We anticipated coming across some events that would stay with us.  One such event occurred last Thursday.  An elderly lady came requesting assistance.  This lady is known to our manager as they have helped her in the past.  She lives with and looks after her incapacitated brother.  The problem was her pension money had been stolen and she was destitute.  While the Mennonite Centre does not normally give out cash, it was agreed that it would be safe to do so this time and the lady was given the equivalent of $25.00 and a food hamper.  We gave her a ride home and saw her place.  It is hard trying to imagine anyone living in such filth.  I could not see a bed in her bedroom - just piles of empty boxes and other containers.  Her brother is bedridden.  I do not know how she copes. The heartfelt thank you from the lady needed no translation.

While we were dropping off this lady at her residence, we noticed the body of a man lying in the road.  On closer inspection, he appeared to be totally intoxicated.  We called an ambulance.  The emergency crew tried to revive the man with something I will call smelling salts.  He did not regain consciousness.  We helped roll him onto a filthy canvas stretcher and loaded him into the back of the ambulance.  The ambulance is basically a van with the back seats removed.  I am sure that it carries a first aid kit but it has no equipment, such as oxygen tanks, which we would associate with an ambulance.  I watched the vehicle leave and prayed that I would never have to be transported by ambulance in Molochansk.

The Mennonite Centre is such a pleasant ray of sunshine in a sea of need.  It is properly equipped to do its work.  The surroundings are pleasant.  The staff is cheerful.  It is a pleasure for us to walk to our office every day and look forward to the unexpected.  Mary and I are glad to be here.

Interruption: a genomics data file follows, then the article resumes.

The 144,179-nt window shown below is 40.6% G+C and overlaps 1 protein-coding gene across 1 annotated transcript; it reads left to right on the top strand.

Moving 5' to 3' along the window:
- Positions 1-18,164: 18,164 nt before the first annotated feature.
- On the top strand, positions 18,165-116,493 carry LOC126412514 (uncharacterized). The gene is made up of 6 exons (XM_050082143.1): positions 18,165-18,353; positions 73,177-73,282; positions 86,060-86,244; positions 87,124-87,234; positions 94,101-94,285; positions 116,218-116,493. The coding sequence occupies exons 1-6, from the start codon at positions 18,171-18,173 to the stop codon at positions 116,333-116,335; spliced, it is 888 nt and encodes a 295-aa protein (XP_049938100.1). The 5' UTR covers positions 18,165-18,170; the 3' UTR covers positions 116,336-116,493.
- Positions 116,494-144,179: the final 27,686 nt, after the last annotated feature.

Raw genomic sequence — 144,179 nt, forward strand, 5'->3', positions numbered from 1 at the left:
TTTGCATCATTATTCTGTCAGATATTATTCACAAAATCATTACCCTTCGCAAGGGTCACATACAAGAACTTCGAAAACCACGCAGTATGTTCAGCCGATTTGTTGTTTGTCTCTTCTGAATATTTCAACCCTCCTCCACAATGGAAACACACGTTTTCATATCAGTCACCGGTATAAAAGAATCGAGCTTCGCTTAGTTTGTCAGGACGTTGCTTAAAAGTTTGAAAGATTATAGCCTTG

For further information on the work of the Mennonite Centre please go to:

Please note that you can click on any picture in this blog to enlarge it.

Alvin and Mary Suderman


  1. Dear Mary and Alvin--
    Welcome to Ukraine! I'm an American who has been working, on and off, in Ukraine, first as a Fulbright Scholar and now with museums here. I had worked with the MCC and the International Menno Simon Centre on the exhibit Passing on the Comfort ( and I've been able to develop a Ukrainian version, with some of the original quilts, which will open here in Kyiv next week--on April 8 at the Museum of the Great Patriotic War. It's quite amazing to have it here, and the museum has made an incredible effort to find materials relating to other humanitarian efforts in their own collections which will supplement the exhibit. Current plans call for the US Ambassador and the Dutch Head of Mission to open the exhibit, and we would love to have a representative from the Mennonite community join us. I know it's quite a trip from your region, but if there's any possibility, please let me know. In addition, the exhibit will be open through June 24, so even if you don't make the opening, I hope you have a chance to see it. Hope to meet you in person.
    Linda Norris

  2. Oh, and you can email me at linda at

  3. Alvin & Mary - let me echo Linda's welcome to Ukraine. I'm a Canadian, living in Kyiv and working at the Canadian Embassy there. I'm currently in Melitopol with my wife visiting one of her CIDA funded projects there. I hope to drop in at the Mennonite Centre this Friday, April 1st on our way back to Kyiv. With both my parents coming from this area (father from Molochansk and mother from Kutuzivka), I'm extremely interested in seeing the area for an hour or so.
    We spoke with Dema today, so he's aware of our intended visit. Hope to see you soon.
    Best of luck to both of you!
    Robert Koop